Fishermen oppose camera mandate – could potentially infringe on their Fourth Amendment rights

A proposed mandate from the National Oceanic and Atmospheric Administration could require fishermen to purchase a camera monitoring system to ensure that they are adhering to regulations — a requirement that local fishermen and First Selectman Rob Simmons see as a violation of their rights. Based on a study done by the NOAA Greater Atlantic Regional Fisheries Office, electronic monitoring would potentially cost the fishermen around $500 per day per boat and require them to pay $60,000 for startup costs and annual maintenance of the equipment. While it’s less costly on a daily basis than the $700 per day cost of having a person doing at-sea monitoring on board a vessel, critics say the startup costs alone have the potential to put local fishermen out of business. Aside from the costs of the proposed mandate, many see it as a violation of privacy. click here to continue reading the story 08:07

Fisherman hoping bumper sticker will reel in Trump

The Stonington town dock once featured a dozen or more vibrant commercial fishing  boats. Now, it’s down to three or four. “My revenue has gone down probably 75 percent,” says Joel Hovanesian, a fisherman for 45 years. “The ocean’s loaded with fish, but they don’t allow us to catch it,” said an aggravated Robert Guzzo, another longtime fisherman.”This year, we’re only allowed 120,000 pounds of fish,” said Mike Gambardella, a fish wholesaler, with businesses in Stonington and East Haven. When business was bustling, Gambardella Wholesale Fish would ship out 5,000 cartons, with 60 pounds of fish in each, every week. Now, on a really good week, it’s 300 cartons. Gambardella says the association is hoping the President listens and, at the very least, they can schedule a meeting with Linda McMahon, the former World Wrestling Entertainment head, who is now President Trump’s leader of the Small Business Administration. Video, read the story here 08:00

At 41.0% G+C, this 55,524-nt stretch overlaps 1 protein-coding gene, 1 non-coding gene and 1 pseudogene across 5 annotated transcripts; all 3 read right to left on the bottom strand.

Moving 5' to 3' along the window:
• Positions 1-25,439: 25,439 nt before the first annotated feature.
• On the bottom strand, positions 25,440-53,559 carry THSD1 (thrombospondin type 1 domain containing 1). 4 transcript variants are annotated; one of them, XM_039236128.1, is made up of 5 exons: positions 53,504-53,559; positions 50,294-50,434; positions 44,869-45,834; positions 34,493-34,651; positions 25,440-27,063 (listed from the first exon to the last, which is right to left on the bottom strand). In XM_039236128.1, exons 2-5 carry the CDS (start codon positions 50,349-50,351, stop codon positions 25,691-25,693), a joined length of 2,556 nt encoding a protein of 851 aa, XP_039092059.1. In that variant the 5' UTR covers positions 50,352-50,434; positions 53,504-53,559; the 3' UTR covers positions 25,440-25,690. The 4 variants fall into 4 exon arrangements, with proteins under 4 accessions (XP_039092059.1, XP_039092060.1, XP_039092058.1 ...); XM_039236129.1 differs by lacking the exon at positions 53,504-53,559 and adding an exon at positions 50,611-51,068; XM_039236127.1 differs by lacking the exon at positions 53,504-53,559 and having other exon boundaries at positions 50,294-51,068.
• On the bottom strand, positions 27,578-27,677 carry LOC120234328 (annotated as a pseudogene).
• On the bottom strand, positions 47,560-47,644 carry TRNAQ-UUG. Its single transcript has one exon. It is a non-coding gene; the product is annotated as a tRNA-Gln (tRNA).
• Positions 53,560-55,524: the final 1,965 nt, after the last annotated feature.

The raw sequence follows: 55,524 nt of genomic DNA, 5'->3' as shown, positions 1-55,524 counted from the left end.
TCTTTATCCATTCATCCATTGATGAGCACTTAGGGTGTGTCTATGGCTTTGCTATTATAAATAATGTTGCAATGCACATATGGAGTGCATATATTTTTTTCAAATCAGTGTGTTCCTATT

Fishermen hope bumper sticker gets Trump’s attention

For struggling Town Dock fishermen, President Trump’s promise to eliminate regulations and spur the economy means they might finally have success in their long fight to rescind the catch restrictions they say are not only unfair and based on bad science but are putting them out of business. So in an effort to attract Trump’s attention and help spread their message in Washington, they have printed up a bumper sticker that will be appearing on vehicles here in coming days. The sticker features a picture of Trump giving a thumbs-up next to a fishing boat with the slogan “Make Commercial Fishing Great Again,” a spin on Trump’s popular campaign slogan “Make America Great Again. (Mike) Gambardella said if fishermen just had the chance to explain the long-standing problem to Trump, “his head would spin.” Read the story here 20:36

3/29/2017 As a point of clarification from the article  that was posted in the newspaper in CT about the bumper stickers being made here, I need to clear something up. There was a reference to the state allocation issues and the disparity between the quota’s allowed southern states VS northern states. I, in no way shape or form am looking for the quota’s to be re distributed from the southern states to the northern states. The idea of this campaign is to shed light on the issues that affect us all. From south to north we are all affected by the unrelenting regulatory policies that have been moved forward by our out of control federal agencies that have miss managed our industry for decades. We are all suffering from the same problems, and now may be our last chance to bring these issues to light. We must ALL work TOGETHER to turn the tide so that ALL fishermen benefit regardless of where we reside, or where we fish. I hope this clears up any confusion about where we stand on this issue. Here’s to a prosperous future! Michael Gambardella 18:20